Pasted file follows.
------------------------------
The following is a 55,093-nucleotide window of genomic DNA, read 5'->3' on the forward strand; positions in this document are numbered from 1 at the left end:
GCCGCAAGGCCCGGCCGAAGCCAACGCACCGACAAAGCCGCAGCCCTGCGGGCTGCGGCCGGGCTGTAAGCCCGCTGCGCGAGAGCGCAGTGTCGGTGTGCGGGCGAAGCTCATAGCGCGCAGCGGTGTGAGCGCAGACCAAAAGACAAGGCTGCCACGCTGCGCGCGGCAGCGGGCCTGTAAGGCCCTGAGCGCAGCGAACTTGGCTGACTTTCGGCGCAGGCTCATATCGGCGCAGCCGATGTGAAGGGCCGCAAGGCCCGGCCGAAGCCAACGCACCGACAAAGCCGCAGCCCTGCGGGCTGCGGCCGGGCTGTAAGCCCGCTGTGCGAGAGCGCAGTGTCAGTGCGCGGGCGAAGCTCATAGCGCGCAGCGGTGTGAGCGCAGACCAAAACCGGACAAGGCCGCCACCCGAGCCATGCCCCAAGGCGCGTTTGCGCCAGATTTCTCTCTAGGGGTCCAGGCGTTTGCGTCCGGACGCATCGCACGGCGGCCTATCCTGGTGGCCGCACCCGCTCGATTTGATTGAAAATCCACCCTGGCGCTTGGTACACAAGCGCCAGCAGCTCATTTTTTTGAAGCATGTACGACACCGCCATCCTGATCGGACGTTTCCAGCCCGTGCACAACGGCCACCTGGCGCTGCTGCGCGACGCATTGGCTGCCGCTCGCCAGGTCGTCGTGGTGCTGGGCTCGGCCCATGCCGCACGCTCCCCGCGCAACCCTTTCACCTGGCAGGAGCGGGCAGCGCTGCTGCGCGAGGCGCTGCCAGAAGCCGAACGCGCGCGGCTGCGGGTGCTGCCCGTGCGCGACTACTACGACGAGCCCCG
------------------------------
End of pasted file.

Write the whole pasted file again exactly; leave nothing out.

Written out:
The following is a 55,093-nucleotide window of genomic DNA, read 5'->3' on the forward strand; positions in this document are numbered from 1 at the left end:
GCCGCAAGGCCCGGCCGAAGCCAACGCACCGACAAAGCCGCAGCCCTGCGGGCTGCGGCCGGGCTGTAAGCCCGCTGCGCGAGAGCGCAGTGTCGGTGTGCGGGCGAAGCTCATAGCGCGCAGCGGTGTGAGCGCAGACCAAAAGACAAGGCTGCCACGCTGCGCGCGGCAGCGGGCCTGTAAGGCCCTGAGCGCAGCGAACTTGGCTGACTTTCGGCGCAGGCTCATATCGGCGCAGCCGATGTGAAGGGCCGCAAGGCCCGGCCGAAGCCAACGCACCGACAAAGCCGCAGCCCTGCGGGCTGCGGCCGGGCTGTAAGCCCGCTGTGCGAGAGCGCAGTGTCAGTGCGCGGGCGAAGCTCATAGCGCGCAGCGGTGTGAGCGCAGACCAAAACCGGACAAGGCCGCCACCCGAGCCATGCCCCAAGGCGCGTTTGCGCCAGATTTCTCTCTAGGGGTCCAGGCGTTTGCGTCCGGACGCATCGCACGGCGGCCTATCCTGGTGGCCGCACCCGCTCGATTTGATTGAAAATCCACCCTGGCGCTTGGTACACAAGCGCCAGCAGCTCATTTTTTTGAAGCATGTACGACACCGCCATCCTGATCGGACGTTTCCAGCCCGTGCACAACGGCCACCTGGCGCTGCTGCGCGACGCATTGGCTGCCGCTCGCCAGGTCGTCGTGGTGCTGGGCTCGGCCCATGCCGCACGCTCCCCGCGCAACCCTTTCACCTGGCAGGAGCGGGCAGCGCTGCTGCGCGAGGCGCTGCCAGAAGCCGAACGCGCGCGGCTGCGGGTGCTGCCCGTGCGCGACTACTACGACGAGCCCCG